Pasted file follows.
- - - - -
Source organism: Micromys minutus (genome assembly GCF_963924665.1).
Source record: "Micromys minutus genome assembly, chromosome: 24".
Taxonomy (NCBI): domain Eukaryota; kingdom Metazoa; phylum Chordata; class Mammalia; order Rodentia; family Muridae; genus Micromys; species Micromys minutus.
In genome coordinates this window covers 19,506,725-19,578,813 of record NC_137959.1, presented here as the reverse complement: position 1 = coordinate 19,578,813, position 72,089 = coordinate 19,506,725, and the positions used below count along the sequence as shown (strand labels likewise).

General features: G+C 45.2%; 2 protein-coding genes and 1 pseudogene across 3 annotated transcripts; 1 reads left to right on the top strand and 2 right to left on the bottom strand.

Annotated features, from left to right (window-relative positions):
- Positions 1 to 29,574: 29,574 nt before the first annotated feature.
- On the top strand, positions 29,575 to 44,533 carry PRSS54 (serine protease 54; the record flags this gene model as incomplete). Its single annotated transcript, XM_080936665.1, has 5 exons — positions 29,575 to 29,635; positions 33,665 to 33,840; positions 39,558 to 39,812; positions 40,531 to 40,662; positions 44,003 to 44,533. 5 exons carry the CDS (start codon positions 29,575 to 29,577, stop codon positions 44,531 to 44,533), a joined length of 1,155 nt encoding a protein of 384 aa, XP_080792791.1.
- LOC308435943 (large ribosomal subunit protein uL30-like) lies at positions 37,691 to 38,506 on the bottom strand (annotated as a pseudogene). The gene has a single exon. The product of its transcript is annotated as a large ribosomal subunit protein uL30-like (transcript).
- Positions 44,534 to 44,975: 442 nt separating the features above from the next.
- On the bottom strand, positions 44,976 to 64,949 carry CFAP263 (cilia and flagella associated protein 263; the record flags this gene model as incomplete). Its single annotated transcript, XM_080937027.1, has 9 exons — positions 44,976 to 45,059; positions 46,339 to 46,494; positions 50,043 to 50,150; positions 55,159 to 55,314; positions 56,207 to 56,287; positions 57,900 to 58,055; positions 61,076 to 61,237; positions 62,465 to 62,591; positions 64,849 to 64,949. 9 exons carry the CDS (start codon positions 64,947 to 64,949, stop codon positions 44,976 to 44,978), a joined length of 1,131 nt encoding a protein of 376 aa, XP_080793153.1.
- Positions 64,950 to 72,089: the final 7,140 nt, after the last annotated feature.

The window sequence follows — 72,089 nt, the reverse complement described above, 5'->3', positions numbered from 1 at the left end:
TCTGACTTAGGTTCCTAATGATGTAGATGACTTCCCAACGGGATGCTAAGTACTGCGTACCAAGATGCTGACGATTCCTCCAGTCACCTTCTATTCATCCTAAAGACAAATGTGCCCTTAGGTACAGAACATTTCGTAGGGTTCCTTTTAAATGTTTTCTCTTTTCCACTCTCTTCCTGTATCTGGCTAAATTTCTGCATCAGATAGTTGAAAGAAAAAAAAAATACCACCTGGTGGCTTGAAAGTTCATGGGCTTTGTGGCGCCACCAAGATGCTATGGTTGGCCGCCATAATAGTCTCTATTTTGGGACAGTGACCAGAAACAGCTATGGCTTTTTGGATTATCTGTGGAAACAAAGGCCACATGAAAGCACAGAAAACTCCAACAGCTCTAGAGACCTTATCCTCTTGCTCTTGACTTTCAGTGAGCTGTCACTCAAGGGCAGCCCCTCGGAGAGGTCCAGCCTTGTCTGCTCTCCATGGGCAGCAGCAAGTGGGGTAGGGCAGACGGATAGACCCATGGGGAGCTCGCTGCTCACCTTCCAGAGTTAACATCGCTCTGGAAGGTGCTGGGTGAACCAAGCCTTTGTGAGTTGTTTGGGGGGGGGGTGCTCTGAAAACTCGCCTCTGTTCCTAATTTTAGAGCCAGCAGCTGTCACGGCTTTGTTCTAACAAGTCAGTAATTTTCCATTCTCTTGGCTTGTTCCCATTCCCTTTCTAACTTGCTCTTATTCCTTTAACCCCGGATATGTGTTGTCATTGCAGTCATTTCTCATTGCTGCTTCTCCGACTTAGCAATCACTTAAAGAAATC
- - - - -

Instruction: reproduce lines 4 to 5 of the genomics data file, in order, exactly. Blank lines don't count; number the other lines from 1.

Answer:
In genome coordinates this window covers 19,506,725-19,578,813 of record NC_137959.1, presented here as the reverse complement: position 1 = coordinate 19,578,813, position 72,089 = coordinate 19,506,725, and the positions used below count along the sequence as shown (strand labels likewise).

General features: G+C 45.2%; 2 protein-coding genes and 1 pseudogene across 3 annotated transcripts; 1 reads left to right on the top strand and 2 right to left on the bottom strand.